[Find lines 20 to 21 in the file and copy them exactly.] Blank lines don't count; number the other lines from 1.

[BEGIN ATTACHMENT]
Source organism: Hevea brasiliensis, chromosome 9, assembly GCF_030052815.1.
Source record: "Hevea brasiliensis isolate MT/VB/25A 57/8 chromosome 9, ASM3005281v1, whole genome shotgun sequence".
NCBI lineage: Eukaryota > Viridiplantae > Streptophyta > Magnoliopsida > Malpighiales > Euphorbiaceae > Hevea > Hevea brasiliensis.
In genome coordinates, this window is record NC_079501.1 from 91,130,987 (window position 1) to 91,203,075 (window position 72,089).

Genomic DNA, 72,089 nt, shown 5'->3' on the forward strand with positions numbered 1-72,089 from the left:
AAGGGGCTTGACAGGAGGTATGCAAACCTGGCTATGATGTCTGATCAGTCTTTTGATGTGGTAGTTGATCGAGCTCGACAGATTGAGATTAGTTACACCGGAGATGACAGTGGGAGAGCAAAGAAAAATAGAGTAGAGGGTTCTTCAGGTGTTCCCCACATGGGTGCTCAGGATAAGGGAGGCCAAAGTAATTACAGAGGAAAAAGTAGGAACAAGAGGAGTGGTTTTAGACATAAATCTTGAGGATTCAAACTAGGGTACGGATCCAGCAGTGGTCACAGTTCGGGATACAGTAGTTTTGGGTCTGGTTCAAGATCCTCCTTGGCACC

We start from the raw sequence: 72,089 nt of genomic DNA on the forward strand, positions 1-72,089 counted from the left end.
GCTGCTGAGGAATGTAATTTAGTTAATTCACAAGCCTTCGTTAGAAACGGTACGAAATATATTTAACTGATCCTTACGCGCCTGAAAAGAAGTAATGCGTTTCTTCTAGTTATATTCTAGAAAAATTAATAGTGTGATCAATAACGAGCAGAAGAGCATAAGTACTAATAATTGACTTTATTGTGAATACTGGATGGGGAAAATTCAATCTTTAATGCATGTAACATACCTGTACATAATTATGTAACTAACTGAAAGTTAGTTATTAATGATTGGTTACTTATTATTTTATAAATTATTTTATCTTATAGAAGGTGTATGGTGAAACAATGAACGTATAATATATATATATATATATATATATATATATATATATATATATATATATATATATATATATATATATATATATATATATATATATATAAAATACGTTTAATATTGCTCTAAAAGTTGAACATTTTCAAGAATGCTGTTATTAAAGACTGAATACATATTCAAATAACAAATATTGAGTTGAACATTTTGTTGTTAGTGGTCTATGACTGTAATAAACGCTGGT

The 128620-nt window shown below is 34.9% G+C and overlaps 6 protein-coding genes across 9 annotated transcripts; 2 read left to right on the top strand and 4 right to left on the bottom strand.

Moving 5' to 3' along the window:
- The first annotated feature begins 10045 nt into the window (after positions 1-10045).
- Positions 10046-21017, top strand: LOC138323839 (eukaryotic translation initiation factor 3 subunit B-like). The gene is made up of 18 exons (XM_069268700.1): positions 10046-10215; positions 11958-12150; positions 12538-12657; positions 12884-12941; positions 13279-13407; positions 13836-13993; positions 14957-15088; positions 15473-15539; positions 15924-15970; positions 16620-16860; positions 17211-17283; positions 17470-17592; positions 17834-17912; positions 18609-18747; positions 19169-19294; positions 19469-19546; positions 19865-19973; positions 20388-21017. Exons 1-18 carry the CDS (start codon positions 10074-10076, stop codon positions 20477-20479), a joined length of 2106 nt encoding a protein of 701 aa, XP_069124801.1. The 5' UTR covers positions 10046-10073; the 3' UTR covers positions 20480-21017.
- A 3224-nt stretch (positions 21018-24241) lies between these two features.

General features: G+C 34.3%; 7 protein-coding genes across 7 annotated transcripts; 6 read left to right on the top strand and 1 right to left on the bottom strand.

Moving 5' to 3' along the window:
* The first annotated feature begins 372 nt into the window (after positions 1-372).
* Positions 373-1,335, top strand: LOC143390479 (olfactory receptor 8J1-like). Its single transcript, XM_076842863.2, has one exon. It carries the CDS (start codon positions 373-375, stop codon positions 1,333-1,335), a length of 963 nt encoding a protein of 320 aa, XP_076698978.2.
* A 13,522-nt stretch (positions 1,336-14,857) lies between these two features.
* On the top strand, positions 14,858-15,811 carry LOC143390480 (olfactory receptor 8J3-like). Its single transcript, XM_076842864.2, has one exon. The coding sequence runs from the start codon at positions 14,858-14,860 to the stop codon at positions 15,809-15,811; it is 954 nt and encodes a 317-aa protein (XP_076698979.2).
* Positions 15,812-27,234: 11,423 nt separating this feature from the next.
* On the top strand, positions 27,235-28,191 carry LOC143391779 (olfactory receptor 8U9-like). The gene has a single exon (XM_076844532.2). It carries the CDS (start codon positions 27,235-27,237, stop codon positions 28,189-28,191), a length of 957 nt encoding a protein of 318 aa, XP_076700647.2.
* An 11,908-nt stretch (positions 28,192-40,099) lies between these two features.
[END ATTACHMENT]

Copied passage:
* Positions 15,812-27,234: 11,423 nt separating this feature from the next.
* On the top strand, positions 27,235-28,191 carry LOC143391779 (olfactory receptor 8U9-like). The gene has a single exon (XM_076844532.2). It carries the CDS (start codon positions 27,235-27,237, stop codon positions 28,189-28,191), a length of 957 nt encoding a protein of 318 aa, XP_076700647.2.